In the olive groves around ancient Olympia, the sanctuary of the Greek gods, the trees were once considered sacred, and in many ways they still are.
So plans to extend a brutal efficiency drive to olive oil production have been met with anger and disbelief. If proposals from a government funded study are adopted, olive oil blended with cheaper vegetable oils will soon go on sale as part of an effort to modernise Greece’s economy, which was rescued from near bankruptcy four years ago.
One pro-government policymaker called the proposal a “cause of war”, while olive producers in the fabled hills of the southern Peloponnese region worry that Greece could spoil its own signature product.
Illegal under current Greek law, the new product would need to prominently carry the label: “blended olive oil”. EU law does not prohibit blends, which are sometimes used in canned food, including in Spain, the world’s largest olive oil producer.
“Greece would lose its monopoly on quality,” the olive grower Aris Kolotouros says. “It would create a faceless product.”
Mr Kolotouros, 38, studied plant science in Italy before returning to look after the olive trees planted by his grandfather 80 years ago.
His 3,000-tree grove lies in Greece’s olive belt that stretches from north of Olympia – the home of the original Olympic Games – southward past the city of Kalamata, nestling among ancient temples and mountains that were the landmarks of Greek mythology.
“I don’t agree with this proposal because our effort is based on a quality product,” Mr Kolotouros said, standing next to an enormous pile of pruned olive branches. “This is our legacy.”
Greece is the world’s third-biggest olive oil producer but has been losing ground to leaders Spain and Italy, where farmland is flatter and increasingly mechanised.
The government commissioned the efficiency study from the Paris-based Organization of Economic Cooperation and Development (OECD), and it came back with a 328-page report of detailed recommendations to change regulations for commonly used products – from books to milk.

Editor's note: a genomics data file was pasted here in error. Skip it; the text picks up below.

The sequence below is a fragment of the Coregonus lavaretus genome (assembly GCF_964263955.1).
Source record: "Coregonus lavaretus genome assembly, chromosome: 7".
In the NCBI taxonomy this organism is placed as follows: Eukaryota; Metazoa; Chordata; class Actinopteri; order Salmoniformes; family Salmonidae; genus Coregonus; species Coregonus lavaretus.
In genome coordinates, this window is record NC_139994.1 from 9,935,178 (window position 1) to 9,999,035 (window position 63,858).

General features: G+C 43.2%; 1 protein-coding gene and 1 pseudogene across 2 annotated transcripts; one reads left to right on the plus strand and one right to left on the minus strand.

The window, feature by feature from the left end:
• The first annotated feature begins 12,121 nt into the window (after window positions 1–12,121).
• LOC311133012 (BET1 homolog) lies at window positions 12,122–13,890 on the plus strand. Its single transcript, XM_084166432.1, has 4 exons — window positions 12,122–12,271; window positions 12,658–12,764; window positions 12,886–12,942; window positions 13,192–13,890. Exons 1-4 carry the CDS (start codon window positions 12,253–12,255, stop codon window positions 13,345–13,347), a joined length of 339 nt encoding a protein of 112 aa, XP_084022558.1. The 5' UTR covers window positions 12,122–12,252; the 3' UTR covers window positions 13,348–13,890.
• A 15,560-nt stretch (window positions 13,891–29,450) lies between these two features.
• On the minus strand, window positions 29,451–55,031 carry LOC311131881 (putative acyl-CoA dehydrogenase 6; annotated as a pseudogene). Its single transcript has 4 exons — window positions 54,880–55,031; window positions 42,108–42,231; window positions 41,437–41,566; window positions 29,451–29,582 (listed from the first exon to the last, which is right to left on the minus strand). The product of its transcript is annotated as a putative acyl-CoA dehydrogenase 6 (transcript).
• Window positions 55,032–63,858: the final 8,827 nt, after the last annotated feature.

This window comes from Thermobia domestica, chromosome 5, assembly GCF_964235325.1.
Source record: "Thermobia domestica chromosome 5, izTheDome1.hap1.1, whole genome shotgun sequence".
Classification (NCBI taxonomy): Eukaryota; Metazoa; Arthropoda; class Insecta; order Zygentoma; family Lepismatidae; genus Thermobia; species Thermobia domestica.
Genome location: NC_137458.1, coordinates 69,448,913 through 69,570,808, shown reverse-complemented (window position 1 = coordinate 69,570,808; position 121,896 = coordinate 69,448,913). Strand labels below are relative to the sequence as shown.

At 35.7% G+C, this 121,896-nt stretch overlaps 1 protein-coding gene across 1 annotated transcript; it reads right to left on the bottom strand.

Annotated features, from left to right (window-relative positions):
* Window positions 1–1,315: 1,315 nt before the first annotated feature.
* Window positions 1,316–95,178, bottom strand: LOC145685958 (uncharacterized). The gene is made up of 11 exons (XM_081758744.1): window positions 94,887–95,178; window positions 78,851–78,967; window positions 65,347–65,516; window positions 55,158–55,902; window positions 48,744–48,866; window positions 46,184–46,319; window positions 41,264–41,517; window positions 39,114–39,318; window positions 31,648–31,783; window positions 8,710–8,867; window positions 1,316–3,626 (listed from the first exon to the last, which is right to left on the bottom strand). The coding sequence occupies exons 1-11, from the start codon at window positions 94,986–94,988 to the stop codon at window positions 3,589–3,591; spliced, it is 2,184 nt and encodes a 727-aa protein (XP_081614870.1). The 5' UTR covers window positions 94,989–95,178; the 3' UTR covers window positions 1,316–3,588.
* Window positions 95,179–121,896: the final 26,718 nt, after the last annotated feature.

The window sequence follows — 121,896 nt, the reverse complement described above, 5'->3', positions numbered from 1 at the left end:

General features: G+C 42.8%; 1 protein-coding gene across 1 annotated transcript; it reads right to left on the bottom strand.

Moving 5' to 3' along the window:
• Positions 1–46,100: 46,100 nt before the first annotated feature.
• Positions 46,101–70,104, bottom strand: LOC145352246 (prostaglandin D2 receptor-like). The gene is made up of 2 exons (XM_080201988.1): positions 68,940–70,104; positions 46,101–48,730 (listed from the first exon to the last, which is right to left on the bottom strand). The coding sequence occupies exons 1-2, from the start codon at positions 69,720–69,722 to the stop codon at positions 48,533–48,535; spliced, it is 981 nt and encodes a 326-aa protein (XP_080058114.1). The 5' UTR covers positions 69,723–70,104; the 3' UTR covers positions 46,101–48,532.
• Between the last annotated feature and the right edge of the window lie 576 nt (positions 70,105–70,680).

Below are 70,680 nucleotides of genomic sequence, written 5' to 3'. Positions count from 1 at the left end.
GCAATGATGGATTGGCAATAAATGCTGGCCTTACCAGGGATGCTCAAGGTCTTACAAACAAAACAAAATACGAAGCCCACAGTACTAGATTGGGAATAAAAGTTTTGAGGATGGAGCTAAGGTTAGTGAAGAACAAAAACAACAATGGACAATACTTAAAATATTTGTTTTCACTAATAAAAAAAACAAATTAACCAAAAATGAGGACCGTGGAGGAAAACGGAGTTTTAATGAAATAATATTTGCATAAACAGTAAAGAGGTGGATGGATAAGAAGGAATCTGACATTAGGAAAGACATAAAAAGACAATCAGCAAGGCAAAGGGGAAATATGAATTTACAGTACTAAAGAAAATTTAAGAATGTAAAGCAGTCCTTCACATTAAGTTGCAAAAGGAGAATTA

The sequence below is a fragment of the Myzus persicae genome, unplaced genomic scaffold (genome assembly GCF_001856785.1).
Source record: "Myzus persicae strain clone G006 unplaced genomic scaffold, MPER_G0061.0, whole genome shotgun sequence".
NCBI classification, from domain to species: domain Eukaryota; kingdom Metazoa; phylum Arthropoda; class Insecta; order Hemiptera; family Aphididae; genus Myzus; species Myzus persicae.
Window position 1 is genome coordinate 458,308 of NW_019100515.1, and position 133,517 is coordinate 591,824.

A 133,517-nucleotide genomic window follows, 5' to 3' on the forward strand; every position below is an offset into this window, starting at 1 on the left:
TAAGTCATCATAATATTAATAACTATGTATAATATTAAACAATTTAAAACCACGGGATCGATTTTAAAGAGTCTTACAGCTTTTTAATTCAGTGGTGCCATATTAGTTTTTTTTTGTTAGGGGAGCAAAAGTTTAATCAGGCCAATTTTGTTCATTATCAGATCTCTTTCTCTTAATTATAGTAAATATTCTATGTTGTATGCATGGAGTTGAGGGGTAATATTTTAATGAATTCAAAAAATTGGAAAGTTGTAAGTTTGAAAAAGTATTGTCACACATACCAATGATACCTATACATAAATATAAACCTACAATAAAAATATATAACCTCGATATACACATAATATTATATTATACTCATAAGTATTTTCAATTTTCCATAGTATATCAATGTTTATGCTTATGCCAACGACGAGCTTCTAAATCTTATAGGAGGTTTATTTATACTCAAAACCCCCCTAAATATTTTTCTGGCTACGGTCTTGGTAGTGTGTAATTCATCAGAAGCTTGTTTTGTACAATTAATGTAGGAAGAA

It is part of a relentless campaign to slash spending and boost competitiveness that has resulted in wages and benefits being cut severely in a struggle to deal with decades of accumulated debt.
Olive oil, the OECD recommended, should be made available for retail in larger containers, while cheaper blends should be allowed for frying and for use by low-income families.
“I’m against the idea, because olive oil is totally different from other oils and it’s good for you. So I don’t really see the reason,” says Anna Chrysafidou, 50, who runs a small grocery store in central Athens, selling olive oil from Crete and products made by small producers.
“It’s hard to say if consumers would go for it. Some people just buy what’s on the shelf, others check. And it would depend on how it was marketed. Maybe they’d present it as some great new product.”
At Gaea Products, a high-end olive oil exporter in Agrinio, western Greece, the production manager Thanasis Kerasiotis inspects operations at a bottling plant in a white coat and hairnet.
He argues that allowing the sale of blended oil would undermine an effort to build stronger Greek brands with this compelling selling point: most growers operate on a small scale and can keep a closer eye on quality.
“We think extra virgin olive oil has a market and can claim a larger share of [international] sales. Greece’s competitive advantage compared to Spain or Italy … is our quality,” he says. “If we blend our olive oil, that advantage will be lost.”
Not everyone is so pessimistic.
The financial analyst Vangelis Agapitos said the idea could work as long as labelling is clear, and could even help Greek companies reach markets such as China, where consumers are becoming more familiar with western goods.
“We’re in a situation where the market for olive oil is expanding dramatically, and I don’t think the current supply of olive trees can match the additional demand for olive oil in the foreseeable future. So if that means blending it, that’s not a problem providing it’s properly labelled and priced,” he says.
“The overall message throughout these last years of crisis is that the past can no longer be a guide for future. We need to change and adapt.”